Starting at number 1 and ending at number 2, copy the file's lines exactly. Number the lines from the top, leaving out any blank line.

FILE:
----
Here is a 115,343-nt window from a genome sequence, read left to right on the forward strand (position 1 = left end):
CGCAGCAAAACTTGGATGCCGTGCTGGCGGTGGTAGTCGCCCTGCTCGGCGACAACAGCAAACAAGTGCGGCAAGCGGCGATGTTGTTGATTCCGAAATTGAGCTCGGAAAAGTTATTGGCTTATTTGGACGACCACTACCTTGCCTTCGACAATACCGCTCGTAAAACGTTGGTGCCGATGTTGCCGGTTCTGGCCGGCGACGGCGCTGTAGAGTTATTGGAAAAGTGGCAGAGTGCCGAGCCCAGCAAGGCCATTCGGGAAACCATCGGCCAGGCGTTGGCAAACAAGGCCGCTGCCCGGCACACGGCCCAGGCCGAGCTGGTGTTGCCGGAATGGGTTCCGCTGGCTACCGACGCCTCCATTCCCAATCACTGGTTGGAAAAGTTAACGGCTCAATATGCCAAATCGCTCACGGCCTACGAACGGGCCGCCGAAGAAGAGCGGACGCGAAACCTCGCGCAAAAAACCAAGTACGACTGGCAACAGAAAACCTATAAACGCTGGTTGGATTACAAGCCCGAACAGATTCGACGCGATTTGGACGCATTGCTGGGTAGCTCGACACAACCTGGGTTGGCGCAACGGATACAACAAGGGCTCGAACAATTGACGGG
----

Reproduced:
Here is a 115,343-nt window from a genome sequence, read left to right on the forward strand (position 1 = left end):
CGCAGCAAAACTTGGATGCCGTGCTGGCGGTGGTAGTCGCCCTGCTCGGCGACAACAGCAAACAAGTGCGGCAAGCGGCGATGTTGTTGATTCCGAAATTGAGCTCGGAAAAGTTATTGGCTTATTTGGACGACCACTACCTTGCCTTCGACAATACCGCTCGTAAAACGTTGGTGCCGATGTTGCCGGTTCTGGCCGGCGACGGCGCTGTAGAGTTATTGGAAAAGTGGCAGAGTGCCGAGCCCAGCAAGGCCATTCGGGAAACCATCGGCCAGGCGTTGGCAAACAAGGCCGCTGCCCGGCACACGGCCCAGGCCGAGCTGGTGTTGCCGGAATGGGTTCCGCTGGCTACCGACGCCTCCATTCCCAATCACTGGTTGGAAAAGTTAACGGCTCAATATGCCAAATCGCTCACGGCCTACGAACGGGCCGCCGAAGAAGAGCGGACGCGAAACCTCGCGCAAAAAACCAAGTACGACTGGCAACAGAAAACCTATAAACGCTGGTTGGATTACAAGCCCGAACAGATTCGACGCGATTTGGACGCATTGCTGGGTAGCTCGACACAACCTGGGTTGGCGCAACGGATACAACAAGGGCTCGAACAATTGACGGG